A number of scholars have produced detailed, single-country case studies such as Malyn Newitt’s exhaustive history of Mozambique (Newitt 1995) or the succinct but insightful analysis of politics in Angola in Hodges 2004 (cited under Economy and Society, 1975–1990). Scholars such as Mattes and Shenga 2007 or Kyed, et al. 2012 (both cited under Civil Society) are pursuing comparisons at the subnational level of individual countries to examine expression of citizenship conveyed by public opinion data or the role of traditional authorities, respectively. Some scholars are making comparisons with other countries in and beyond Africa, especially with respect to themes such as destabilization, civil war, and peace building (Paris 2004, cited under Peace Agreements), post-conflict political-party building (Manning 2007, cited under Patterns of Mobilization and Demobilization), and private-sector development (Pitcher 2012, cited under Politics and Private-Sector Development). Finally, some scholars have relied on comparisons drawn from across all of Lusophone Africa to revive important debates regarding the nature of the state (Chabal, et al. 2002), the construction of nationalism and nationhood (Morier-Genoud 2012), or politics and gender (Moura, et al. 2009, cited under Civil Society). These multiple avenues of research suggest that studies of the comparative politics of Lusophone Africa are both varied and vibrant. Undergraduate political science classes in African politics, general education courses that focus specifically on Lusophone Africa, or history courses that spend several weeks covering the contemporary political dynamics of Angola, Mozambique, and Guinea-Bissau (AMGB) could reliably depend on the sources in this section. To gain a basic grasp of the transition to independence and the creation of one-party states, consult works written close to that time period such as Galli and Jones 1987 on Guinea-Bissau and Somerville 1986 on Angola. Newitt 1981 offers a more streamlined overview of the struggles by the Portuguese government to establish formal colonial rule in AMGB from the late 19th century until its departure in 1975. Newitt 1995 only focuses on Mozambique, but its coverage of the longue durée of Portuguese engagement with Africa is so comprehensive that it is worth reading by anyone wishing to specialize in the study of Lusophone Africa. Contributions to Birmingham and Martin 1998 situate Portuguese colonialism in comparative context by addressing the legacies of French and British colonialism alongside that of Portugal. Chabal, et al. 2002 examines not only the late colonial period but also the period immediately after independence and is divided into two parts. Part 1 written by Chabal acquaints students with the theoretical debates regarding Lusophone exceptionalism and the nature of the postcolonial state, whereas the second section contains multiple authors who examine the differences among Lusophone countries since independence. With important contributions by Michel Cahen, Didier Peclard, and Gavin Williams, Morier-Genoud 2012 criticizes official discourses of nationalism in AMGB and revives important debates on the construction of nationalism in highly divided societies.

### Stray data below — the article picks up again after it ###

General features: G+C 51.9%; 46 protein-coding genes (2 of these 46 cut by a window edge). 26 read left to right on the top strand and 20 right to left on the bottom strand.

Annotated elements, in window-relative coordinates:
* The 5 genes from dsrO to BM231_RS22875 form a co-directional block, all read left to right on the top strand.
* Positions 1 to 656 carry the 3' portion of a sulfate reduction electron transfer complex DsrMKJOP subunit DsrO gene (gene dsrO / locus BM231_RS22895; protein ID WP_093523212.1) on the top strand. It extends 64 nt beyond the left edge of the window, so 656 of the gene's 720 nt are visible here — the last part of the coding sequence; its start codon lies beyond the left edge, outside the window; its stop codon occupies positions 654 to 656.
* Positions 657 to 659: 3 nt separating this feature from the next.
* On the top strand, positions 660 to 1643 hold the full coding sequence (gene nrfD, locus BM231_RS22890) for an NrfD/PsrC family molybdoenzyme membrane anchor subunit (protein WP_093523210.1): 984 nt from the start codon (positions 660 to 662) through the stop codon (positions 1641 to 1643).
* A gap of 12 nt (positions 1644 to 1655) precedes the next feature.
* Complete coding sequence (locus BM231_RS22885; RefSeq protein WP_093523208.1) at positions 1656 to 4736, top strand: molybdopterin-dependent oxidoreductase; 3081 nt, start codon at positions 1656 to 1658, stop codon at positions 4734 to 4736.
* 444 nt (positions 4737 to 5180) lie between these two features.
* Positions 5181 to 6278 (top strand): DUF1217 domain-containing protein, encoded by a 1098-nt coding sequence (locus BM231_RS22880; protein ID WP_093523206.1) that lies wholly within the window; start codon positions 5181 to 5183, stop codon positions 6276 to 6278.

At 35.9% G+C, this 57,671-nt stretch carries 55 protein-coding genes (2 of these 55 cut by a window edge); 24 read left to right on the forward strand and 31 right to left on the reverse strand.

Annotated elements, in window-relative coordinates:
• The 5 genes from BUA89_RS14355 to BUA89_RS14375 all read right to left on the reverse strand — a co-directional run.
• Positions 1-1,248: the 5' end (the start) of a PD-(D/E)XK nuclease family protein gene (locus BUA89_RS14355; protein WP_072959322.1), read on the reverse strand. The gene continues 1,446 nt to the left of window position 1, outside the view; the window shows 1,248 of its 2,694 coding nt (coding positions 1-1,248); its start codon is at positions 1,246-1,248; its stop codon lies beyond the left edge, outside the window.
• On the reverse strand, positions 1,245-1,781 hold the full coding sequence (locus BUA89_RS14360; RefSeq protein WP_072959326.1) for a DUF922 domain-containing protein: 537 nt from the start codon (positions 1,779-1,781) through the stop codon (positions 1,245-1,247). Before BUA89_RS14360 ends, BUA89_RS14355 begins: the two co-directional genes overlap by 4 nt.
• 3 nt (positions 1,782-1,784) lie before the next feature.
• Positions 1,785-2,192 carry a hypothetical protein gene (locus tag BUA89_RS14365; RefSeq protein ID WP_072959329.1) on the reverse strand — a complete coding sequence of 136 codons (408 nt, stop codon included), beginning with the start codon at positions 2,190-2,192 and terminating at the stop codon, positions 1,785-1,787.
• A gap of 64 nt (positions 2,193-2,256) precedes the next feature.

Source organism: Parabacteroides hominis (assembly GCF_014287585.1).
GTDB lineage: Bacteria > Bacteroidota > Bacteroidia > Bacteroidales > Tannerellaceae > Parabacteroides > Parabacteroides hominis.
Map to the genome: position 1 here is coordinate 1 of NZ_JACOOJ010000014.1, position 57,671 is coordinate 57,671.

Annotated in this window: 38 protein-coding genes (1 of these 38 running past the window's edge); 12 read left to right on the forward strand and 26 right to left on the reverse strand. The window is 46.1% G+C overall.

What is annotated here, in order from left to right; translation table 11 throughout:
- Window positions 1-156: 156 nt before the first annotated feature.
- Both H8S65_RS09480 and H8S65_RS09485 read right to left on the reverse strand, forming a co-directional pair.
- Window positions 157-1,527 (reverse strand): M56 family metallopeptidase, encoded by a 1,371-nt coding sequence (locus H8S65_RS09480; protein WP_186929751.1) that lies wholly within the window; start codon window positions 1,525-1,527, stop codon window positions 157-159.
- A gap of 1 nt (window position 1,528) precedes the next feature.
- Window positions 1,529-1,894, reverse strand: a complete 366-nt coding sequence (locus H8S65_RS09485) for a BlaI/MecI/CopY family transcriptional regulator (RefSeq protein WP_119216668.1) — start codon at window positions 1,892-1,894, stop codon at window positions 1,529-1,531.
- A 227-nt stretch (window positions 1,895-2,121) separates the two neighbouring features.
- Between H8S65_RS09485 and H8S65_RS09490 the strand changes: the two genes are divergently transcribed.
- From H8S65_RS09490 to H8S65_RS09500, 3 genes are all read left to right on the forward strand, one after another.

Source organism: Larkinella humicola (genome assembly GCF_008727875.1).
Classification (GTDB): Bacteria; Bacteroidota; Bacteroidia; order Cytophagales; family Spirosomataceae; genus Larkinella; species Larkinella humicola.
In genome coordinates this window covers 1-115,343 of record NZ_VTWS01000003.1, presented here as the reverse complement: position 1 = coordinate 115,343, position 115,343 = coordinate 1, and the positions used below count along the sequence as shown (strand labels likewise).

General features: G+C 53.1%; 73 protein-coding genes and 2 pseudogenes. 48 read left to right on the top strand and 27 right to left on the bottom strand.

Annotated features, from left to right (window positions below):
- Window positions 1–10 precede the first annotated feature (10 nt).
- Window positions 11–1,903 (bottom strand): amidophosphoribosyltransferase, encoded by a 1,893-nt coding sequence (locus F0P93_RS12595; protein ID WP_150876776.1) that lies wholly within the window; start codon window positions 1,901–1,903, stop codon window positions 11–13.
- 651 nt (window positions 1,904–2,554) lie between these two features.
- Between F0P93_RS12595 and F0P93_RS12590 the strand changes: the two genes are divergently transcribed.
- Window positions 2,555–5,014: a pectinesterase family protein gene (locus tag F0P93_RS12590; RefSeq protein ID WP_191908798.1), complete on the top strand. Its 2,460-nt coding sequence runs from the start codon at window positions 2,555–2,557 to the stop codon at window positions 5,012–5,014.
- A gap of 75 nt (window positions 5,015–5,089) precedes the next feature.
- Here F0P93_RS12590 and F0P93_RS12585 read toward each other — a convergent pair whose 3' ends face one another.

Birmingham, David, and Phyllis Martin, eds. History of Central Africa: The Contemporary Years since 1960. New York: Longman, 1998.